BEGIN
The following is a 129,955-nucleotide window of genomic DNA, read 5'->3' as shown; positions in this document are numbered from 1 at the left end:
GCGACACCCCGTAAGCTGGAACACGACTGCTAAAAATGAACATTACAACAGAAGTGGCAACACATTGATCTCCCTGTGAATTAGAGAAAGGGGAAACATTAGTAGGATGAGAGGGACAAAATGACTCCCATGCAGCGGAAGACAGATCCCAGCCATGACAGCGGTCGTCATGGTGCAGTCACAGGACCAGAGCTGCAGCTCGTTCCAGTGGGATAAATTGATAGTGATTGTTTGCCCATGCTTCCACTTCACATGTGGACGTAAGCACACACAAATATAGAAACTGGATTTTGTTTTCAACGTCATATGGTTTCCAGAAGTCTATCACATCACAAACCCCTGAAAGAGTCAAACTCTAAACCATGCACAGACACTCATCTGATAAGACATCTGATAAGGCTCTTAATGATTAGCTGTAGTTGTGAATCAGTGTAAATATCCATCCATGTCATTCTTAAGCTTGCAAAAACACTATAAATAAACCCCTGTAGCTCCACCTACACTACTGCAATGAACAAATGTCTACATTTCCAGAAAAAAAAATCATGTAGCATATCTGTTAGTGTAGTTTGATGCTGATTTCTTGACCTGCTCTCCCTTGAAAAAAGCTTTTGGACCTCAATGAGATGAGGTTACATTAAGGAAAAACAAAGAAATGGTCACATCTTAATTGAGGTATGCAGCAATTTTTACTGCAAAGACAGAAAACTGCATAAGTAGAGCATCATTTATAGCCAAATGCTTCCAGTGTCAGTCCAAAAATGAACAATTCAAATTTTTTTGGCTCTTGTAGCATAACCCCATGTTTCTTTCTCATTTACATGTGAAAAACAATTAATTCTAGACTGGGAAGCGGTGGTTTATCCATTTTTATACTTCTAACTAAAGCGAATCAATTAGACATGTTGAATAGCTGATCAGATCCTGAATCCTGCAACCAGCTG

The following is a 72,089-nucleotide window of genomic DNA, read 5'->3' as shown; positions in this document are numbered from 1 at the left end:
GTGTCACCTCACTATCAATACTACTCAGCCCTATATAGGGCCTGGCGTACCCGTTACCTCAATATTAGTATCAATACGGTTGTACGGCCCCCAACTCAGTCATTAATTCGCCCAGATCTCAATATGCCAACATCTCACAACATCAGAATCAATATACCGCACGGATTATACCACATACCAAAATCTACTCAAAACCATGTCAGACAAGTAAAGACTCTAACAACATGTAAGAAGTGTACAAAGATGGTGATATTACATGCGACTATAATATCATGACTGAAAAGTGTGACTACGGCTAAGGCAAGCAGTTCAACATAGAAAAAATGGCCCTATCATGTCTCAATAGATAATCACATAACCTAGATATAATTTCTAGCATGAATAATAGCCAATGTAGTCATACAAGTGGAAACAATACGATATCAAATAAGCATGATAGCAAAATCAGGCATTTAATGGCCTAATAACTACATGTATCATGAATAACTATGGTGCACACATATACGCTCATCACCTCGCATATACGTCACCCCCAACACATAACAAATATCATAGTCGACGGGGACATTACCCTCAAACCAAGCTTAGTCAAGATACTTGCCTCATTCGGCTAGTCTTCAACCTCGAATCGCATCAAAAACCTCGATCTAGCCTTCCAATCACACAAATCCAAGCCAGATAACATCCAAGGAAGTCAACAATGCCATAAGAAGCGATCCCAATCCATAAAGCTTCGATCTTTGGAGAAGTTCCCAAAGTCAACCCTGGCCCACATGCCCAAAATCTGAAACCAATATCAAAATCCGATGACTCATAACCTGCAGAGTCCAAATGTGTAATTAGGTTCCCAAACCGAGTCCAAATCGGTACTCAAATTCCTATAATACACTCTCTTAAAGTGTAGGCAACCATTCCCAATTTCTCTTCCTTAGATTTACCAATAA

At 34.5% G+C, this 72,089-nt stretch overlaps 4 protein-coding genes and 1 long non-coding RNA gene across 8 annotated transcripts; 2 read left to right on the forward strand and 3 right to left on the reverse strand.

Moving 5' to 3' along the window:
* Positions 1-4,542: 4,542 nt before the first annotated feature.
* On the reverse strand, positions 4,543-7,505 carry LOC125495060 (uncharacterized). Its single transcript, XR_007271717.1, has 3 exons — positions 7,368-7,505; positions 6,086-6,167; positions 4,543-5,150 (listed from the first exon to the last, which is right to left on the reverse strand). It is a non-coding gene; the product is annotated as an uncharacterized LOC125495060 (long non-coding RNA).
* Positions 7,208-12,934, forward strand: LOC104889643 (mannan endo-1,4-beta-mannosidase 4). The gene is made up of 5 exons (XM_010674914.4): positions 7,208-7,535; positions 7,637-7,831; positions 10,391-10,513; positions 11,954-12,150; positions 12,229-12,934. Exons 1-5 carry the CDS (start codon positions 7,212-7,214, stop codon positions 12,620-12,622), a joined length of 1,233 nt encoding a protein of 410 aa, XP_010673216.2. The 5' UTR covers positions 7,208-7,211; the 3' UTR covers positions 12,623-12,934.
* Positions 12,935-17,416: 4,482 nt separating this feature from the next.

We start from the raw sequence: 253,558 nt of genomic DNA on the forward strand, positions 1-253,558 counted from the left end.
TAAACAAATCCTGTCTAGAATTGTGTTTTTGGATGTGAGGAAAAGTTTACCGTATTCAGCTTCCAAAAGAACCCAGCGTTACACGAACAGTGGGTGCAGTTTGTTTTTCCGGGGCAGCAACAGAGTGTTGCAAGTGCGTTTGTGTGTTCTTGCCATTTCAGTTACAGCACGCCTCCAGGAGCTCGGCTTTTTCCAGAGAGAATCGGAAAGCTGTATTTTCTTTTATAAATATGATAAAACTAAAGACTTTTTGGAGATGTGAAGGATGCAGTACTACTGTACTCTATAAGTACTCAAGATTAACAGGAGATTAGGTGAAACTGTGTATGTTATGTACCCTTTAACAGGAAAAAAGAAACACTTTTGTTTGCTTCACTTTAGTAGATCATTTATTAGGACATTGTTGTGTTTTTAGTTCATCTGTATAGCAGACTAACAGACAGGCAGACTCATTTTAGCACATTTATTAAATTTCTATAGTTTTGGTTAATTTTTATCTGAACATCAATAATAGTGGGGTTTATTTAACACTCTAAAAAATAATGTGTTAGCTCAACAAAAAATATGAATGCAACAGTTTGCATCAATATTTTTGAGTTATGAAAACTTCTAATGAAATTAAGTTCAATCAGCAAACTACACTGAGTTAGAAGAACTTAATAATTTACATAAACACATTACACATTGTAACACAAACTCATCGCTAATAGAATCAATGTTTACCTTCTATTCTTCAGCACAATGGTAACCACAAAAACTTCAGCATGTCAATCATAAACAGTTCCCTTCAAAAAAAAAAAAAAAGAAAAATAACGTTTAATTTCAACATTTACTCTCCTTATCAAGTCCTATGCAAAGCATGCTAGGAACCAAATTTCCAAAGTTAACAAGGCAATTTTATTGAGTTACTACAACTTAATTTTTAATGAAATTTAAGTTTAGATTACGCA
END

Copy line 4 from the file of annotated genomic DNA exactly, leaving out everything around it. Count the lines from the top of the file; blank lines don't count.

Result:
GTGTCACCTCACTATCAATACTACTCAGCCCTATATAGGGCCTGGCGTACCCGTTACCTCAATATTAGTATCAATACGGTTGTACGGCCCCCAACTCAGTCATTAATTCGCCCAGATCTCAATATGCCAACATCTCACAACATCAGAATCAATATACCGCACGGATTATACCACATACCAAAATCTACTCAAAACCATGTCAGACAAGTAAAGACTCTAACAACATGTAAGAAGTGTACAAAGATGGTGATATTACATGCGACTATAATATCATGACTGAAAAGTGTGACTACGGCTAAGGCAAGCAGTTCAACATAGAAAAAATGGCCCTATCATGTCTCAATAGATAATCACATAACCTAGATATAATTTCTAGCATGAATAATAGCCAATGTAGTCATACAAGTGGAAACAATACGATATCAAATAAGCATGATAGCAAAATCAGGCATTTAATGGCCTAATAACTACATGTATCATGAATAACTATGGTGCACACATATACGCTCATCACCTCGCATATACGTCACCCCCAACACATAACAAATATCATAGTCGACGGGGACATTACCCTCAAACCAAGCTTAGTCAAGATACTTGCCTCATTCGGCTAGTCTTCAACCTCGAATCGCATCAAAAACCTCGATCTAGCCTTCCAATCACACAAATCCAAGCCAGATAACATCCAAGGAAGTCAACAATGCCATAAGAAGCGATCCCAATCCATAAAGCTTCGATCTTTGGAGAAGTTCCCAAAGTCAACCCTGGCCCACATGCCCAAAATCTGAAACCAATATCAAAATCCGATGACTCATAACCTGCAGAGTCCAAATGTGTAATTAGGTTCCCAAACCGAGTCCAAATCGGTACTCAAATTCCTATAATACACTCTCTTAAAGTGTAGGCAACCATTCCCAATTTCTCTTCCTTAGATTTACCAATAA